The Treatment of Jews in Renaissance Rome and on the Sistine Chapel Ceiling
By Chantal Sulkow
After the earliest stage of the cleaning of Michelangelo’s Sistine Chapel ceiling frescoes in the early 1980s, the lunettes depicting Christ’s ancestors were the first to emerge from beneath centuries’ worth of darkened layers of dirt. (Fig. 1) Michelangelo’s brilliant use of color was not the only revelation; previously obscured details also came to light. One of these was an element of the costume worn by one of the ancestors, Aminadab. (Fig. 2) The cleaning revealed a yellow circle on his upper left arm. This circle was unmistakably recognizable as the Jewish badge or “signum,” as it was called in Papal decrees and city statutes. (Fig. 3)
According to the Bible, Aminadab was born during the Israelite exile in ancient Egypt. He was the father-in-law of Aaron, who was Moses’s older brother and a leading prophet. It may well be asked: Why is he painted with a Renaissance-era signum on his arm? Jews had been made to wear such symbols in Michelangelo’s time and for some centuries before that, but not back in the era of Aminadab and the Biblical ancestors. Michelangelo made studies of Aminadab that include this detail, so it is clear that the inclusion of the signum was intentional and planned. One of Michelangelo’s sketchbooks has eight double-sided sheets in which a study of a man in the pose of Aminadab has a circle clearly inscribed upon his chest. (Figs. 4,5)
The signum signified impurity and a demeaned status. Many Jews went to great lengths and paid large sums to avoid wearing the badge, though it was difficult to escape other degrading dress codes and sumptuary laws. Such laws, common in medieval and Renaissance Europe, controlled dress and other personal behavior.
The fact that Aminadab’s and other Sistine Chapel ancestors’ clothing had the characteristics of sixteenth-century papal sumptuary laws assigned to the Roman Jewish community created for sixteenth-century viewers a sensation that the ancestors were, as one scholar has put it, “at the same time, the Jews of the Old Testament, those of then, and the Jews of now.” Time collapses upon itself: the fate of the Jews, in which their faith is subjugated and subsumed by Christian history, is mirrored in the Sistine ceiling’s reflection of contemporary Renaissance values. Sadly, these values included powerful anti-Semitic sentiments.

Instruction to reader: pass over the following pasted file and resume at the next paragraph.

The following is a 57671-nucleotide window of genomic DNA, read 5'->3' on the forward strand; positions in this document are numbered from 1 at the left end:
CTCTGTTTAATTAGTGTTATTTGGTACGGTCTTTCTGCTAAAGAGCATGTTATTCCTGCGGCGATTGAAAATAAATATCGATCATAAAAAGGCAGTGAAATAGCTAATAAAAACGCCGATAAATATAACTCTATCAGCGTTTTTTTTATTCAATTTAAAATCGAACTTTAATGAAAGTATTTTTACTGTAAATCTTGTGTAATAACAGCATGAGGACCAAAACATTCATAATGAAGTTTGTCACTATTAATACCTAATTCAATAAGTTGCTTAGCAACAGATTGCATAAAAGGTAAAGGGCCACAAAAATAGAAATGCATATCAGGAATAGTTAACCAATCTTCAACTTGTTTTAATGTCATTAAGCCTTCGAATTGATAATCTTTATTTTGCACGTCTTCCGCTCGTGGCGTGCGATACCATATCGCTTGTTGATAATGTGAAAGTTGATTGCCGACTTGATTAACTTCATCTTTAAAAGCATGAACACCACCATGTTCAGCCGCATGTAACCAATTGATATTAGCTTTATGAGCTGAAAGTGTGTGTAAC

Our understanding of Aminadab functions as a reflection of the social influences and politics of Michelangelo’s world. Aminadab serves as a visual manifestation of the discrimination and persecution endured by the Jewish people of sixteenth-century Italy. Michelangelo’s representation of the Jewish people from the Old Testament, while not unusual when considered in the context of the era, contributed to a collective perception of Jewish “Otherness.” Jews were stereotyped as a nomadic race, “overcome by a great fatigue, their souls prey to the fears of the pursued, condemned as they (were) to continual wanderings.”
The revelation of this signum speaks to two disparate but certainly related phenomenon, both of which will be covered in this paper. The first is how the Jews were treated in Renaissance Rome, in Michelangelo’s milieu. The second is how Michelangelo, likely with the help of theological advisers, portrayed the physical appearance of Jewish people on the Sistine Chapel ceiling (painted from 1508 to 1512). In an afterword, this paper will also look at a tangentially related subject: the possible influence of the Jewish Kabbalah on the program of the ceiling.
The status of the Jews in early sixteenth-century Rome
Ritual humiliation and exclusion
Before considering how Jews and Judaism are portrayed in the program of Michelangelo’s Sistine ceiling, this paper will establish the landscape of Michelangelo’s world: notably, the status of Jews in fifteenth and early sixteenth-century Italy, and in Rome in particular. Why, one might ask, was a Jewish ancestor on the Sistine ceiling depicted wearing a signum? Such a badge is even more ominous today, since the Nazis made Jews wear yellow stars during the Holocaust.
Generally speaking, the Jewish community in Italy in the early sixteenth century was, like the Jewish communities of twentieth-century Europe, an endangered population. Anti-Semitism was a present, frightening, and violent reality. As a result of expulsions from numerous surrounding regions, from 1492 to 1511 there were five waves of Jewish immigration to Rome—from Spain, Sicily, Portugal, Nevarra, Provence, Naples, Calabria, and Tripoli.